“People have recognized that in theory this could happen, but I don’t think they expected it to happen,” he said. “They certainly didn’t expect it to happen now, nor did they expect it to be this bad.”
As of Thursday, officials in Washington had attributed: 20 dead to the heat wave, 13 of them in King County, including Seattle. Oregon had recorded 79 dead attributable to the heat, the state medical examiner said, and officials in British Columbia said they had recorded hundreds of more “sudden and unexpected” deaths, though they warned it was too early to determine how many were heat-related. All of these numbers are expected to rise in the coming days.
The direct blame for the tragedy was a towering ridge of high-pressure air that cut off the flow of cool, wet Pacific winds, the Washington State climatologist, Nick Bond, said. The ridge — called a “heat dome” — also heated the air by compressing it, carrying hot, dry air eastward from the dry side of the Cascade Mountains.
Bond described the phenomenon as “unprecedented”. Critical from a health perspective, it kept nighttime temperatures high, prolonging heat-related stress in residents.
Was the climate crisis to blame? Bond was ambiguous. Normal daytime temperatures in the region have risen about 2C degrees while normal nighttime temperatures have risen about 3C degrees. It made sense, Bond said, that the heat wave would have been less severe if the climate had been generally cooler.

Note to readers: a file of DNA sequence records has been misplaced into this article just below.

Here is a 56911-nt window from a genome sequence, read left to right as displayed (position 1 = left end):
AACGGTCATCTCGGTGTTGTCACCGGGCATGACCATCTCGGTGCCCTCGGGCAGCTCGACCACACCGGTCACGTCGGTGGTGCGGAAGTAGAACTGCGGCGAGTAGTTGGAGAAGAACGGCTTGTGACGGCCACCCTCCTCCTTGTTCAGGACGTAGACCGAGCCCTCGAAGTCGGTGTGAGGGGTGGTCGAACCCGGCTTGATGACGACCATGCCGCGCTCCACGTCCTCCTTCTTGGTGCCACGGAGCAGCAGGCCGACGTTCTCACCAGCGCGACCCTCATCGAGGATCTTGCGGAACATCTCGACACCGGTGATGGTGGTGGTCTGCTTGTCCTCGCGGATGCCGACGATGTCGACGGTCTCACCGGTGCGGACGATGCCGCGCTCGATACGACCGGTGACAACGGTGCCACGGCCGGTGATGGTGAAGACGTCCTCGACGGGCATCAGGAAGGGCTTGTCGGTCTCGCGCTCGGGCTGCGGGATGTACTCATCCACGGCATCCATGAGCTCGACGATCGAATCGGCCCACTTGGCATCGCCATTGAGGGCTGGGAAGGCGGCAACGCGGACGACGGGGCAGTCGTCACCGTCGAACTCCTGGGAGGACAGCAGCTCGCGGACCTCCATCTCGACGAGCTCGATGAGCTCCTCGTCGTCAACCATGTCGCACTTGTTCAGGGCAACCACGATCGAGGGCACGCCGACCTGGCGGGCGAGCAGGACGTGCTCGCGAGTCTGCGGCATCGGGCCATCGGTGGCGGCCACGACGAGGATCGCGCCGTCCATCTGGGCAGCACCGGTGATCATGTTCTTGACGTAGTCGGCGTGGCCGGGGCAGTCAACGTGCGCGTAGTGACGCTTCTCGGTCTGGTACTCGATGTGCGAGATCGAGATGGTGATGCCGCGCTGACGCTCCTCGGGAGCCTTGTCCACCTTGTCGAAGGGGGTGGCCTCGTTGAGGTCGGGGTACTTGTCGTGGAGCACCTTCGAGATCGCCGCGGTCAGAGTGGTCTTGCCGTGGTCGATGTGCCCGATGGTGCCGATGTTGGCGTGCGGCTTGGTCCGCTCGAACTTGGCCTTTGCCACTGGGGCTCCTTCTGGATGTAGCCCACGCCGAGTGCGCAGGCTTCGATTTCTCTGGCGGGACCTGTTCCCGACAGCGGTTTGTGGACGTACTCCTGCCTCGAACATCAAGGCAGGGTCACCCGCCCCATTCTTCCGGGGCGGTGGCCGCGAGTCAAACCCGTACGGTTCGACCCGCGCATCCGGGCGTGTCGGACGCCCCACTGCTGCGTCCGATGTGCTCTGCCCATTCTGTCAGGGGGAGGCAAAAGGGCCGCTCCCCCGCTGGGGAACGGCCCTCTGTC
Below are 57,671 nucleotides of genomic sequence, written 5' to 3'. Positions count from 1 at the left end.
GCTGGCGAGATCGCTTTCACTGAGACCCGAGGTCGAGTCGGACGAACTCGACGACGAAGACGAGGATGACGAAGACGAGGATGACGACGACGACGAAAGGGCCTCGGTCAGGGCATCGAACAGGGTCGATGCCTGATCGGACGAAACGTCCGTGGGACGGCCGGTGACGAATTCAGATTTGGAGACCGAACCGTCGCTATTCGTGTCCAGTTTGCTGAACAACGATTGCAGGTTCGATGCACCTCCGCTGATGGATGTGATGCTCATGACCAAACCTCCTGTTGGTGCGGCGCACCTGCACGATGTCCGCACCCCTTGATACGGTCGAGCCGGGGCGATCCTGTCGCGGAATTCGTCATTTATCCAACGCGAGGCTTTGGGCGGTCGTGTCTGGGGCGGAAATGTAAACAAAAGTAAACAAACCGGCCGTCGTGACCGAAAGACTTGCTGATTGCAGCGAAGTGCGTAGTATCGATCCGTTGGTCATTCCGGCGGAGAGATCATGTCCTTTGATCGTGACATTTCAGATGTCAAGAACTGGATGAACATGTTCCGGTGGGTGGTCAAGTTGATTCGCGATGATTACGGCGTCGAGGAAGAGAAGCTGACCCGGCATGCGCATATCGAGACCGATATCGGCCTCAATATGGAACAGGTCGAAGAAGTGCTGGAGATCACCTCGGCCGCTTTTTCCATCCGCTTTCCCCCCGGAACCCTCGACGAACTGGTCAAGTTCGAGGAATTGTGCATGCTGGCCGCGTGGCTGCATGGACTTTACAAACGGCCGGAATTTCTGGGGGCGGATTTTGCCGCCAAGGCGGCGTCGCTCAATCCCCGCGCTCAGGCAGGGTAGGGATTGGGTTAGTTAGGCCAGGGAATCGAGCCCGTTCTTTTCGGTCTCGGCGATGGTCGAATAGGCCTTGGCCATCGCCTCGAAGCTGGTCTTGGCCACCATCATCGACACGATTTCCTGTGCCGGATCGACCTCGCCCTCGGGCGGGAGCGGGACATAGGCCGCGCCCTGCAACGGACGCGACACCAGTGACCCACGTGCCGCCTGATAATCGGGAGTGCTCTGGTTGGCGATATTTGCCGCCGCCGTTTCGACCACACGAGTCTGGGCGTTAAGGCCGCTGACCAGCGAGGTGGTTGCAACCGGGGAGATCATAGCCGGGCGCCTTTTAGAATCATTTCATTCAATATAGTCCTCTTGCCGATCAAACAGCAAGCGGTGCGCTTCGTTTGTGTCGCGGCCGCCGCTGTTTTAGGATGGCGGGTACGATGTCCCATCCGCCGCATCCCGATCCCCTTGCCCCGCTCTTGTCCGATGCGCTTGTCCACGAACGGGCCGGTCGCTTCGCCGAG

More instructive, in Bond’s eyes, is the vulnerability revealed by the extreme heat.
“There is no doubt that the climate is warming and this shows what can happen,” he said. “We didn’t like it, so let’s do something about it.”
When Michaela Eaves and her colleagues heard the extreme heat was on the way they set up tents – large ones with air conditioning – and filled them with animals.
Eaves is a volunteer with the Washington State Animal Response Team. She and other volunteers spent the scorching weekend cooling dogs, cats and other pets in military surplus tents southeast of Seattle.
Dogs stayed in their own tent, while cats, accompanied by a flock of chickens and a rabbit, stayed in a darkened enclosure. The shelter reached its maximum capacity of 40 animals per day before closing on Tuesday.
Avoiding the heat wasn’t an option for Cody Spencer, 32, or his wife. Together they run a pair of video game stores in Seattle – Pink Gorilla Games – that cater to tech workers interested in spending some of their disposable income on vintage Nintendo systems. While one of the couple’s stores has air conditioning, the other, located in Seattle’s Historic International District, does not.
“It’s a very old building, super, super old. And so did the landlord, and he didn’t help at all,” Spencer said.
Customers kept coming, so Spencer sweated out on the hottest days in Seattle history. Home was no better. Although he lives in a “kinda spend-y” apartment, Spencer, like most Seattleites, has no air conditioning.
Of course, air conditioning is a bad answer to a warming world. Washington state lawmakers have taken more substantial action on climate change, recently creating a cap-and-trade system similar to California’s, as well as new regulations designed to limit transportation pollution.
On Thursday, the Washington Senator Rebecca Saldaña, whose support proved crucial to the approval of the cap-and-trade plan earlier this year, said the heat wave demonstrated the need for climate action, especially for people already living with pollution. Saldaña believes a new racially conscious effort to curb pollution in Washington can have consequences.
“There is a way forward,” said Saldaña, a progressive Democrat who represents a racially and economically diverse district in Seattle. “I don’t think the will is there yet, but I’m hopeful that these moments of crisis, these moments when our communities are being tested, will light the fire to do something.”